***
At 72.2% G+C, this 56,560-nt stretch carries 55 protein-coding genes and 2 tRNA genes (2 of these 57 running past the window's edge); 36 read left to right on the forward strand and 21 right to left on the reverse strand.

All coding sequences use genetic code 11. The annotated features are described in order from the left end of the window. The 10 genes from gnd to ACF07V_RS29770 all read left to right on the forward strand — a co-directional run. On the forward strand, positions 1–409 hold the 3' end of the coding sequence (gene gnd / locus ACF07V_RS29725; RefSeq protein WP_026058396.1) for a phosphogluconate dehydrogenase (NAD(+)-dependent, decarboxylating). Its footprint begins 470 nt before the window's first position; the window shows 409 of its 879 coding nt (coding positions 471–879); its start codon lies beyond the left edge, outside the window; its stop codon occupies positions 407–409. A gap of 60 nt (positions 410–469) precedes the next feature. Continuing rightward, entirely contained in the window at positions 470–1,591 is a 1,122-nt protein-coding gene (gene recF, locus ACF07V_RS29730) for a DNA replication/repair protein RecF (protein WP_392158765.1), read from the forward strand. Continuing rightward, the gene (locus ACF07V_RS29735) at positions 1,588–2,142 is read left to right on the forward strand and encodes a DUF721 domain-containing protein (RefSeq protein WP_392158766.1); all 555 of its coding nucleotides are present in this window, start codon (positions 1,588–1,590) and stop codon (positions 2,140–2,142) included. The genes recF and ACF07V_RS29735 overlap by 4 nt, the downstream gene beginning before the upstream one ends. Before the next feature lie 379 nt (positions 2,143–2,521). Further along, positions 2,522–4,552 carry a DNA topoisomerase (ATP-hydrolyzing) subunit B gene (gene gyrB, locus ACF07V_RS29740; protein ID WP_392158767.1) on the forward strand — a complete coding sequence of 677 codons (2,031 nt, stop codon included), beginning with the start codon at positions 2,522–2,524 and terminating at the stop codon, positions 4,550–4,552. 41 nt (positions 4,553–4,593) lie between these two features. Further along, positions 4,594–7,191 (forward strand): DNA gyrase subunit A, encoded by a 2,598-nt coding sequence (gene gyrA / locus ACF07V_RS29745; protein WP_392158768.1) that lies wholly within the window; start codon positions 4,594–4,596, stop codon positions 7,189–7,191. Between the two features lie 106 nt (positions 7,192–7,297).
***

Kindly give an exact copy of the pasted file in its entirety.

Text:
At 72.2% G+C, this 56,560-nt stretch carries 55 protein-coding genes and 2 tRNA genes (2 of these 57 running past the window's edge); 36 read left to right on the forward strand and 21 right to left on the reverse strand.

All coding sequences use genetic code 11. The annotated features are described in order from the left end of the window. The 10 genes from gnd to ACF07V_RS29770 all read left to right on the forward strand — a co-directional run. On the forward strand, positions 1–409 hold the 3' end of the coding sequence (gene gnd / locus ACF07V_RS29725; RefSeq protein WP_026058396.1) for a phosphogluconate dehydrogenase (NAD(+)-dependent, decarboxylating). Its footprint begins 470 nt before the window's first position; the window shows 409 of its 879 coding nt (coding positions 471–879); its start codon lies beyond the left edge, outside the window; its stop codon occupies positions 407–409. A gap of 60 nt (positions 410–469) precedes the next feature. Continuing rightward, entirely contained in the window at positions 470–1,591 is a 1,122-nt protein-coding gene (gene recF, locus ACF07V_RS29730) for a DNA replication/repair protein RecF (protein WP_392158765.1), read from the forward strand. Continuing rightward, the gene (locus ACF07V_RS29735) at positions 1,588–2,142 is read left to right on the forward strand and encodes a DUF721 domain-containing protein (RefSeq protein WP_392158766.1); all 555 of its coding nucleotides are present in this window, start codon (positions 1,588–1,590) and stop codon (positions 2,140–2,142) included. The genes recF and ACF07V_RS29735 overlap by 4 nt, the downstream gene beginning before the upstream one ends. Before the next feature lie 379 nt (positions 2,143–2,521). Further along, positions 2,522–4,552 carry a DNA topoisomerase (ATP-hydrolyzing) subunit B gene (gene gyrB, locus ACF07V_RS29740; protein ID WP_392158767.1) on the forward strand — a complete coding sequence of 677 codons (2,031 nt, stop codon included), beginning with the start codon at positions 2,522–2,524 and terminating at the stop codon, positions 4,550–4,552. 41 nt (positions 4,553–4,593) lie between these two features. Further along, positions 4,594–7,191 (forward strand): DNA gyrase subunit A, encoded by a 2,598-nt coding sequence (gene gyrA / locus ACF07V_RS29745; protein WP_392158768.1) that lies wholly within the window; start codon positions 4,594–4,596, stop codon positions 7,189–7,191. Between the two features lie 106 nt (positions 7,192–7,297).